Queer theologian Elizabeth Stuart argues, “The space of the marginalized is often a space where imagination can flourish outside the restricting dictates of the mainstream.” In order to experience the growth this flourishing imagination has to offer our congregations, we must begin to look carefully, attentively, and appreciatively at the lives of lesbian, gay, bisexual, and transgender persons who have, for too long, been forcefully kept at the margins of church and society. We must ask, “What practices of relationship, what configurations of community, and what forms of religious faithfulness have become life-enhancing—even salvific—for queer people marginalized in church and society?” 

To be sure, coming out as queer teachers and prophets makes a challenging claim upon the communities and churches within which we come out.

Queer lessons may be difficult for churches to learn, at first. They are lessons churches are not used to learning from those we too often purport to teach. Indeed, churches have been trying to “teach” queer people lessons about our lives for far too long. And queer people have often ended up worse off for the lessons we’ve been asked to learn. Learning to learn queer lessons can, indeed, be a disturbing process for churches.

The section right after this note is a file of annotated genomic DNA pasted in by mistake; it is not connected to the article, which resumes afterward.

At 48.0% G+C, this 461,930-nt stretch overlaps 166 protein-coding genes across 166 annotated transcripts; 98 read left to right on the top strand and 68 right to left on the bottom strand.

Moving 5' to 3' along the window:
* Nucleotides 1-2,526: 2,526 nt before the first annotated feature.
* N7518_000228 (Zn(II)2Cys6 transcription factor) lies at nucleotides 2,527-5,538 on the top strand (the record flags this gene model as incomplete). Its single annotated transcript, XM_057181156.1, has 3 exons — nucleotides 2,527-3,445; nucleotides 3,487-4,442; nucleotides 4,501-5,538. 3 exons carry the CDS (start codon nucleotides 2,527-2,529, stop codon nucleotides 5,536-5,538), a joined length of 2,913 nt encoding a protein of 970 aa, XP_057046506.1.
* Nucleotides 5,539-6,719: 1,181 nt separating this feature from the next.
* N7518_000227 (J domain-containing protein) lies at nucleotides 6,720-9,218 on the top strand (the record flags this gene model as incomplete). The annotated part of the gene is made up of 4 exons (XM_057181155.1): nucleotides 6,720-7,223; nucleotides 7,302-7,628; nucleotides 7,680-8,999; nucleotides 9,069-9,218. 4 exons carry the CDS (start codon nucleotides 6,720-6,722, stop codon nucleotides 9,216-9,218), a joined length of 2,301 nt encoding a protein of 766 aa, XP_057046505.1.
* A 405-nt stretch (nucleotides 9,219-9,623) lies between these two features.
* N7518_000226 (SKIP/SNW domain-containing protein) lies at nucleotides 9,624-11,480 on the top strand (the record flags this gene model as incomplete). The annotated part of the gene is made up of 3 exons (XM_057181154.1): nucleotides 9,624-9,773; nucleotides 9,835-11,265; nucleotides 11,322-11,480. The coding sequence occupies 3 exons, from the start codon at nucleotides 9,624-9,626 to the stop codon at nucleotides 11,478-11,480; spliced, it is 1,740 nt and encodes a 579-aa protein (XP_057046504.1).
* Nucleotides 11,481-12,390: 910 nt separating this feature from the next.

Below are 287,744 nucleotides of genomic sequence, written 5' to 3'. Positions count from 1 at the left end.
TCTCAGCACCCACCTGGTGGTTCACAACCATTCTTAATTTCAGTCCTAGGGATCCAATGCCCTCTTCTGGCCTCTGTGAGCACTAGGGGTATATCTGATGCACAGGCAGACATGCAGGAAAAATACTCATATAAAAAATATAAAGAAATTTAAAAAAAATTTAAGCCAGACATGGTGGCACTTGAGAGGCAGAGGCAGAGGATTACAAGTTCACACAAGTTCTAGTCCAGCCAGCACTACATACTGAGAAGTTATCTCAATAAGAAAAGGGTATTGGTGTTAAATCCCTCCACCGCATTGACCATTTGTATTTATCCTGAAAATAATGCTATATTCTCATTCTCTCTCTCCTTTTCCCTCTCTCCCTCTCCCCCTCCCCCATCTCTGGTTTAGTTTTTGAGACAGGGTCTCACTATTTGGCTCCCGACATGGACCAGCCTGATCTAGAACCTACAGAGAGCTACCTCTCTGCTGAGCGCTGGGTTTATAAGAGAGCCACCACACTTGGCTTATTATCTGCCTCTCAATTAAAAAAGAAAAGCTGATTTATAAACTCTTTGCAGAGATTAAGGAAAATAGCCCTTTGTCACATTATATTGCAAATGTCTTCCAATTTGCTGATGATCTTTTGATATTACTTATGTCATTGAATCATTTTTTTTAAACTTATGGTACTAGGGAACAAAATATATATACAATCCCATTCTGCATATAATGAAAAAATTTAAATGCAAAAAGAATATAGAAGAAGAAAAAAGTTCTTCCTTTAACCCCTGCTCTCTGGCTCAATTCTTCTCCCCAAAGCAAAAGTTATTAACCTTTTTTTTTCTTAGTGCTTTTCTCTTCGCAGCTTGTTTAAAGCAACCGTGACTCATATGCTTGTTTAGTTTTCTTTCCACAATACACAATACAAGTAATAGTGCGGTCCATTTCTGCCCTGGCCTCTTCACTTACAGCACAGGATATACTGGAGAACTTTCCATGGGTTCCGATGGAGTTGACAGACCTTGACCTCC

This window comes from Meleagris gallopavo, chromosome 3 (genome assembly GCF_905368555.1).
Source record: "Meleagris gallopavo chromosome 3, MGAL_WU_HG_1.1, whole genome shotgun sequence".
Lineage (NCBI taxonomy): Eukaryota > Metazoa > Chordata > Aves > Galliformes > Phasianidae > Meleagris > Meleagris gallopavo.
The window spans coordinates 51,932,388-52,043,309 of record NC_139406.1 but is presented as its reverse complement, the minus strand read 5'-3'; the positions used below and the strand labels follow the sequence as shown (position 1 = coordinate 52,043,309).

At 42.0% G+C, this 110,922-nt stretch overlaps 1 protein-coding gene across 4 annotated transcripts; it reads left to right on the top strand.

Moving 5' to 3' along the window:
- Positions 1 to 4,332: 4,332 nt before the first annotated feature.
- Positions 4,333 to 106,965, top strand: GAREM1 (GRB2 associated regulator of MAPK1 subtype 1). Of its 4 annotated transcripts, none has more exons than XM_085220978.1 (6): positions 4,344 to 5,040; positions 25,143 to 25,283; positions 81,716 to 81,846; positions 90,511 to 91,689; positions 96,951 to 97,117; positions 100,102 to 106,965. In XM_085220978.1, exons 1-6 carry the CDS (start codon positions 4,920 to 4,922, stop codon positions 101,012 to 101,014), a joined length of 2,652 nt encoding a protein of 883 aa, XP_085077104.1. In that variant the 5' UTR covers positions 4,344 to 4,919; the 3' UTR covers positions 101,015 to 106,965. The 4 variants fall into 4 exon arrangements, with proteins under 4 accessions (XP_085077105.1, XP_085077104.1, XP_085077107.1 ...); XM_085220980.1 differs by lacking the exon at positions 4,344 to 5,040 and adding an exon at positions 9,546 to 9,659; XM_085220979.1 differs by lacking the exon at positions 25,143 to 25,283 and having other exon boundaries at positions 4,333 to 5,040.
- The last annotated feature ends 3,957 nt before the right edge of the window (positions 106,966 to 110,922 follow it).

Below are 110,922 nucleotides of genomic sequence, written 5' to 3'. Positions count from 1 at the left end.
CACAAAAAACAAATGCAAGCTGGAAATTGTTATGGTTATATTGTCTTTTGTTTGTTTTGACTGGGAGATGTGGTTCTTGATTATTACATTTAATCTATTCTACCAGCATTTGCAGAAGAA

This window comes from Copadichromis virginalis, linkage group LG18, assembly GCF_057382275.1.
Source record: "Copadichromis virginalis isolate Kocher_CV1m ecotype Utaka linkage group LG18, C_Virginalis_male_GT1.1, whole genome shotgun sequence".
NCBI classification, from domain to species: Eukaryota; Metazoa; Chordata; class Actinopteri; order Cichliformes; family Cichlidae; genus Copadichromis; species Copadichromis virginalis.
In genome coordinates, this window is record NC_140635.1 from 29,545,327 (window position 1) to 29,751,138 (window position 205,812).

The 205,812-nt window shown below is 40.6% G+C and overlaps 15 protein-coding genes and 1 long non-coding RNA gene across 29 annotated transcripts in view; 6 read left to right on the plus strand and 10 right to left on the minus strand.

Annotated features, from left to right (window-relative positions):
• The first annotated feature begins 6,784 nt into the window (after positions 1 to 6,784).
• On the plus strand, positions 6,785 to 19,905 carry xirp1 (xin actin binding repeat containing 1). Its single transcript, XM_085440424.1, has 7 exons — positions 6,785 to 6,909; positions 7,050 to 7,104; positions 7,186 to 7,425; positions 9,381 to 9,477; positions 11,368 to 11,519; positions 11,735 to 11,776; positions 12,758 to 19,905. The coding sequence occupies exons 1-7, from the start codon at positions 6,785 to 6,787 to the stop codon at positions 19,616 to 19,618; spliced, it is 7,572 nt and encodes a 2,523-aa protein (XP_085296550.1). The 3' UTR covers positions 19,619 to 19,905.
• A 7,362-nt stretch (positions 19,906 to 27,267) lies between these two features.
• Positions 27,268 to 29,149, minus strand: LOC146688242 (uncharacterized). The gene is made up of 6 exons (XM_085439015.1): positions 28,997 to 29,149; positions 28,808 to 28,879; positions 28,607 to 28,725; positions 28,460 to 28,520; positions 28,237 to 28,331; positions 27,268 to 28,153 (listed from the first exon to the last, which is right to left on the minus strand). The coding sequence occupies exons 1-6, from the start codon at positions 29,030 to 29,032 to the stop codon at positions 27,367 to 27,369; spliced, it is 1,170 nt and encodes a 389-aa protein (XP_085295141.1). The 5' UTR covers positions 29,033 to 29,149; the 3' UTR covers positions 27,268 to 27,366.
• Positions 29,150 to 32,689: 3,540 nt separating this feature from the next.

Coming out as queer teachers and prophets invites churches into a transition of posture away from the suspicious scrutiny that normally forms the questions asked about queer lives—serving to define the boundaries of marriage, communal belonging, Christian faithfulness, or civil rights. This shifting posture, instead, moves our churches toward an attitude of compassionate curiosity. From this posture, our churches and communities of faith can begin forming different questions about our lives—questions not formed from fear or the need to maintain boundaries, but questions about what embodiments of human difference and varied experiences of life can teach us all, enriching our communities of faith through the lessons we learn. 

Queer Lessons serves as a fresh pathway into old conversations about sexuality and faith. In it, I explore questions like these:

  • What have queer people learned about the formation of relationships—despite widespread lack of family, community, or church support—that we would all benefit from learning?